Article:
1. Click here to enter the drawing for your chance to win an Ontario Knives Spec Plus SP8 Machete Survival Knife & Ka-Bar Dozier Folding Hunter, , Bladeforums.com swag or memberships!

    Be sure to read the rules before entering, then help us decide next week's giveaway by hitting the poll in that thread! Entries close at midnight, Saturday Sept 7!

    Once the entries close, we'll live stream the drawing on Sunday, Sept 8 at 5PM Eastern. Tune in to our YouTube channel TheRealBladeForums for a chance to win bonus prizes!

    Questions? Comments? Post in the discussion thread here

The Great Divide: Felling and Bucking Wedge Thread

Discussion in 'Axe, Tomahawk, & Hatchet Forum' started by ithinkverydeeply, Aug 19, 2019.

  1. ithinkverydeeply

    ithinkverydeeply Gold Member Gold Member

    980
    Dec 17, 2018
    [​IMG]
    I’ve seen discussion on splitting wedges but no dedicated thread on felling and bucking wedges. Does anyone get into vintage wedges? These are some of my favorites!

    The little 1lb bolt pattern wedge is a Hubbard and the other small one is an Occident from Seattle Hardware. [​IMG]
    The two grey ones in front are magnesium not aluminum. They were only produced during a relatively short period between 1935-55. They are super light for their size. They seem even lighter than aluminum.the larger of these two is almost 10” long and barely over a pound.[​IMG] [​IMG] The two likely blacksmith made wedges would probably be attached to each other with a rope so they could be packed easier and slung over something like your shoulder. They are about 6lb each [​IMG] The big wide ones, are these for bucking and not felling or are they just giant and wide?
    The massive Titan 10lb wedge is 13” x 7”, and the 7lb Skookum is 10” x 7”.[​IMG] [​IMG] [​IMG] And the enormous felling wedges are a 8lb Acme that is in amazing condition with original paint and a barely hammered on poll is 17.5” long, and the mammoth sized felling wedge is unmarked but it is 21” long and about 13.5 pounds.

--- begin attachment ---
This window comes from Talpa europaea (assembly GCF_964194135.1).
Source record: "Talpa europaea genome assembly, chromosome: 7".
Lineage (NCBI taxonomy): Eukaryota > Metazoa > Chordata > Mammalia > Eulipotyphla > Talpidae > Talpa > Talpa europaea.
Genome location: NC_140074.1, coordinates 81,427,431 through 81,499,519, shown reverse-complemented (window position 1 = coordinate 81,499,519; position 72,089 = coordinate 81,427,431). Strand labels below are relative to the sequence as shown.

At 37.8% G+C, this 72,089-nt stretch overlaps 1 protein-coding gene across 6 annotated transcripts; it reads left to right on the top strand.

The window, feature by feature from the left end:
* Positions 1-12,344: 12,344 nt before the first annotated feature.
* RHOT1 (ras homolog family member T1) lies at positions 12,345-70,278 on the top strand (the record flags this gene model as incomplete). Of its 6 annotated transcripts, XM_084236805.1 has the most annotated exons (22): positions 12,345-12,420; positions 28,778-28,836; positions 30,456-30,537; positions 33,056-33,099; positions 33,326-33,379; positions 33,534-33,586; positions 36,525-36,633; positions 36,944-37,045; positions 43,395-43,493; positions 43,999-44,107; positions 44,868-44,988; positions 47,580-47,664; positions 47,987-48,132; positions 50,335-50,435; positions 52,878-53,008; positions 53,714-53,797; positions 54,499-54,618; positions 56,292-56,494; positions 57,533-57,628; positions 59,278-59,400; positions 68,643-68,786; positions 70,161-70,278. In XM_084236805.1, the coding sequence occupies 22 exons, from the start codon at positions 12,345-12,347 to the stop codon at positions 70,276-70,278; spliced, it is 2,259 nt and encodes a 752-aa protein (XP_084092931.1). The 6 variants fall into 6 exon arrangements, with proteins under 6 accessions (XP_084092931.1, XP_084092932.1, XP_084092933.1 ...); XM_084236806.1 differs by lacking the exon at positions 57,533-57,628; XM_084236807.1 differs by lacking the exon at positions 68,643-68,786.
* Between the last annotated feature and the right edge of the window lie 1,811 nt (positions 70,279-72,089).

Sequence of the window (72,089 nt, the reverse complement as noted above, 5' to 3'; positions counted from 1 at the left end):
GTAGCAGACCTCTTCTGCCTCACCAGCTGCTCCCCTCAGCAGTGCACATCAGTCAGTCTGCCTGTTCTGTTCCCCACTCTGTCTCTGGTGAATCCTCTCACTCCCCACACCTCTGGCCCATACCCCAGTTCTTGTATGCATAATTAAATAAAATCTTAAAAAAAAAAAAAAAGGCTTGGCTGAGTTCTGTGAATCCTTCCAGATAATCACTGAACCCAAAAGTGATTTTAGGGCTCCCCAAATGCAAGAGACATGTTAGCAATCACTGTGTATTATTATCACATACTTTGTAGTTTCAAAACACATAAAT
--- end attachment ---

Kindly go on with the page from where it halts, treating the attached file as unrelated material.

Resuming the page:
[​IMG]
    [​IMG]
    (Funny that last picture makes the 8lb Acme look longer than the 21” one, but it is not, it is 4” shorter and diminutive in stature compared to the 13.5lb wedge.)

    I’d like to learn more about these. The timeline that they went from steel, to magnesium, to aluminum, and finally plastic. I’d also like to discover what brand used the circle with an “I” in it?
     
    Last edited: Aug 19, 2019
  2. rjdankert

    rjdankert Gold Member Gold Member Basic Member

    Mar 10, 2011
    I think the older wedges are pretty neat. I haven't gone out of my way to get them, but these came along and I couldn't resist:

    [​IMG]



    Bob
     
    Dusty One, garry3, Square_peg and 9 others like this.
  3. ithinkverydeeply

    ithinkverydeeply Gold Member Gold Member

    980
    Dec 17, 2018
    Cool Bob, Do you know what company the W.A & T Co. is?
     
    muleman77, Meek1, Fmont and 3 others like this.